Takumi Izakaya826 J St.
Sacramento, CA 95814
A guy walks into a sushi bar and says, “Do you have brown rice?”
The chef lets him down gently without explanation, before flagging down a fork for another gentleman who thinks his California roll requires stabbing.
The reality of Takumi Izakaya’s location, just steps from the Capitol, results in a certain kind of lunchtime experience: fast, with many people who don’t really care about the word “izakaya.”
Izakayas are traditionally casual Japanese gastropubs, where small plates are shared among groups of friends over hours of drinks. It’s a slow, casual, lively thing. With its chic, contemporary dining room, Takumi takes a more formal approach while simultaneously attempting far too much. It’s an izakaya and ramen house and sushi bar with inconsistent results.
The three-month-old restaurant comes from the owners of Banzai Sushi and Banzai Japanese Kitchen, and as such, Takumi’s sushi and raw fish items are respectably made. However, some flavor combinations taste as ambitious as the restaurant and fall to similar fates. Shiso, yuzu truffle ponzu and cilantro are three strong ingredients that should not fight for attention in one roll.
Among izakaya plates, one dish that begs to be ordered is the uni carbonara ($16.95), ramen noodles coated in uni butter topped with a sliver of uni, salmon eggs and a single shiso leaf. It’s delicious—glorified butter noodles at a staggering price—but I’ve had more uni-forward, less-shy pasta dishes at Italian restaurants. Diners who really want uni should just order uni at the sushi bar.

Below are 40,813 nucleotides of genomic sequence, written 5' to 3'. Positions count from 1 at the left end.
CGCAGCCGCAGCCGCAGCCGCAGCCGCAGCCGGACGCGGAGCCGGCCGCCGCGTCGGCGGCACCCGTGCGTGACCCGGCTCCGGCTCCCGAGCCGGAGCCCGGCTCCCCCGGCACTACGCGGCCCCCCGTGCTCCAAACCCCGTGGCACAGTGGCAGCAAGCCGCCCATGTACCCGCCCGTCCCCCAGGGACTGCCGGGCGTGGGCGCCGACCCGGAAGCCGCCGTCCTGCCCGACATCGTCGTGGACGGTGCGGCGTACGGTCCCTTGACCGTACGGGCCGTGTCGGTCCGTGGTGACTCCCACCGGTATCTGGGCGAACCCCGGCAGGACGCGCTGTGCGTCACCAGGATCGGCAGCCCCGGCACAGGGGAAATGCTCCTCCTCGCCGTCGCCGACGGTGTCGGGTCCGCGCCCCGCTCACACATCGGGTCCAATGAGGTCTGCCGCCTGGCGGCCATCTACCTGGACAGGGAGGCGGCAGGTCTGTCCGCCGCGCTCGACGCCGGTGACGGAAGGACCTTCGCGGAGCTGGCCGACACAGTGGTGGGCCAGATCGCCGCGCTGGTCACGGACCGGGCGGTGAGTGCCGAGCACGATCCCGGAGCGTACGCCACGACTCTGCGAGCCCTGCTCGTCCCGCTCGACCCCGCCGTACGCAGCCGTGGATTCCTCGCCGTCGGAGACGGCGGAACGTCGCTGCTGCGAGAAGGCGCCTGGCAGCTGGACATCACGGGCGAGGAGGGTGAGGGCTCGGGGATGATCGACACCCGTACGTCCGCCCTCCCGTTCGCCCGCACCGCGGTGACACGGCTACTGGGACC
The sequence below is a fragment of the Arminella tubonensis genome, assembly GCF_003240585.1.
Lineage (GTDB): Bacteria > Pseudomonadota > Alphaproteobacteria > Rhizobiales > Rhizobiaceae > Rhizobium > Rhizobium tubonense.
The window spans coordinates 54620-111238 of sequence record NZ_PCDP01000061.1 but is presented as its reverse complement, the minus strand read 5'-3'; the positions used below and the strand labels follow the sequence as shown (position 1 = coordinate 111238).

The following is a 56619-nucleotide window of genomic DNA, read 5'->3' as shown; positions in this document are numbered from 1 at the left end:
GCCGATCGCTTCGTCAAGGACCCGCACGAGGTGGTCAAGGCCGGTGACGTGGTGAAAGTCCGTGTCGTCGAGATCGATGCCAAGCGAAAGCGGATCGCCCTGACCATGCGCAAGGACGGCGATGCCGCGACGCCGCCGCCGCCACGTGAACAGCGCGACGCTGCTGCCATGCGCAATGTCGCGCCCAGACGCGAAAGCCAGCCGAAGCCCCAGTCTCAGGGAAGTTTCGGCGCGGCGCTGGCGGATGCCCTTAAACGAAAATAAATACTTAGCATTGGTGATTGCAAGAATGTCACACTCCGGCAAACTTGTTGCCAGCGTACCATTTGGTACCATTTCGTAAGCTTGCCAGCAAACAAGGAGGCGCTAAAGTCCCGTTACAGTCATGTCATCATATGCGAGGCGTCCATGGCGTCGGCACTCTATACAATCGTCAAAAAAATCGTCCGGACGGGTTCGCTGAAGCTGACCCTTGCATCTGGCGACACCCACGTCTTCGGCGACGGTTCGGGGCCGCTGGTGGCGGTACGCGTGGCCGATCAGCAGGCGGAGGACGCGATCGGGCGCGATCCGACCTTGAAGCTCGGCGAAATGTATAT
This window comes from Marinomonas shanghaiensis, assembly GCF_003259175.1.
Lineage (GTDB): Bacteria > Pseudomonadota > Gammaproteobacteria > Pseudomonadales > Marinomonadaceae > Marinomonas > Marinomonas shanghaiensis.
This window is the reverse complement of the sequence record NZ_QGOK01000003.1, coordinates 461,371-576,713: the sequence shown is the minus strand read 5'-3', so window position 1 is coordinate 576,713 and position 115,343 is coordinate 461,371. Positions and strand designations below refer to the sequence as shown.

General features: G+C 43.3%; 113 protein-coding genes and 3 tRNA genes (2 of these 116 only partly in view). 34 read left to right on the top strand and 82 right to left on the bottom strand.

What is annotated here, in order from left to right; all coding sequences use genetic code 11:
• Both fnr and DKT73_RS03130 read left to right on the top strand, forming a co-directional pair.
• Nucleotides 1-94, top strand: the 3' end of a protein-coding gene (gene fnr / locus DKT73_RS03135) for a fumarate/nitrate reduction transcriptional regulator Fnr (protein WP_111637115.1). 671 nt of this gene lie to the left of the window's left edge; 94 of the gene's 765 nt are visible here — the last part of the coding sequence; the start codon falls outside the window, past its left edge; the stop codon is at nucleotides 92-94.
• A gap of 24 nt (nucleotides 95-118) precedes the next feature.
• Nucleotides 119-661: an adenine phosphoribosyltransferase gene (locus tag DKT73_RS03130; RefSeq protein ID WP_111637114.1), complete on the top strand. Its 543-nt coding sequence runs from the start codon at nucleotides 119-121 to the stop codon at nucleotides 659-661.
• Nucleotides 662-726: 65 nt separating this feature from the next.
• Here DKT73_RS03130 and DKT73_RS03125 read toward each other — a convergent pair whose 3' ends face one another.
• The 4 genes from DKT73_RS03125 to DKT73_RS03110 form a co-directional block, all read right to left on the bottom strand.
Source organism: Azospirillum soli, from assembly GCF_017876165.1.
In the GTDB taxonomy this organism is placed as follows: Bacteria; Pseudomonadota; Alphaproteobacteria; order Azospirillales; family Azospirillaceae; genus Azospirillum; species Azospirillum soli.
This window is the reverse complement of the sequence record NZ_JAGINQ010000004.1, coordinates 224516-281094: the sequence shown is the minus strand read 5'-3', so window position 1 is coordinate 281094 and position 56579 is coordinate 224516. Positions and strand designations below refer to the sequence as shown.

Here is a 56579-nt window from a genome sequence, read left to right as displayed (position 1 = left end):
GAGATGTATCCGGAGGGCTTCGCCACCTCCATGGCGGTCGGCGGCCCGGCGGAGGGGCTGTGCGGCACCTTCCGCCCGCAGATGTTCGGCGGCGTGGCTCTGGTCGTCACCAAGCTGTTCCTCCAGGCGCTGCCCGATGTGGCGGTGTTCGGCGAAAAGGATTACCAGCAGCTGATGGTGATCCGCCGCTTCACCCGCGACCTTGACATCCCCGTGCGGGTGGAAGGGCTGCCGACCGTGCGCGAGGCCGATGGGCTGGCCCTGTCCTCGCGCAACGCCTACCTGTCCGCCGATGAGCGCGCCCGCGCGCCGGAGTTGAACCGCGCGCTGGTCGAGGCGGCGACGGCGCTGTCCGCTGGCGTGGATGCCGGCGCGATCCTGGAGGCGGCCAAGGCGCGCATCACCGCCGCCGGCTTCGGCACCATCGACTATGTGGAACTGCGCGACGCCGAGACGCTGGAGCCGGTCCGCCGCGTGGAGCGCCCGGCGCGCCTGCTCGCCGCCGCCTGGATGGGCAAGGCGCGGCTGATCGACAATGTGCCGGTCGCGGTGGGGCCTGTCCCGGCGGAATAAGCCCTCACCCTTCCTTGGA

The standout is the tako-nomiyaki ($11.95), a flat pancake generously loaded octopus, cabbage, green onions and bonito flakes that dance on top. It strikes the perfect balance of flavors, with a pleasing texture and reasonable price tag.
Other dishes cloyed with sweetness. With the grilled chicken hearts ($6.50), the sweet tare sauce completely obscured the hearts’ natural flavor—and most of Takumi’s skewers automatically come coated with the stuff. Even the grilled rice balls ($3.95) stunned with sugar—and burnt, bitter edges.
Sweet also dominated the honey miso ribs ($8.95). With “miso” in the title, I hoped for some umami to come through, but all I could taste was the sticky-sweet glaze. More problematic: One bite revealed that the meat was still refrigerator-cold. After sending the trio of ribs back, a new plate arrived—hotter, but tough with one persistent cold spot.
Improper cooking and seasoning continued to plague meals. The tsukemen ramen ($14.95) was the best version of the Tokyo dipping-style ramen I’ve found in Sacramento thus far, with a rich, deeply satisfying broth and sprightly noodles. But the soft-boiled egg was undercooked, with unflattering globs of white goop spilling out, and the steak was uneven: a fan of thin slices, with one end cooked to medium-well and the opposite to rare. I minded that less than the fact that the steak didn’t taste like much of anything.
The fried stingray appetizer ($7.95) sounded incredibly exciting but turned out quite bland, with a side of spicy mayo that proved to be a requirement for enjoyment.
For now, look to Binchoyaki Izakaya Dining or Yakitori Yuchan in Davis for better izakaya experiences. Still, there’s promise, especially with its exciting ramen selection. The space is beautiful, the service excellent and dishes glimmer with potential—underneath the sugar.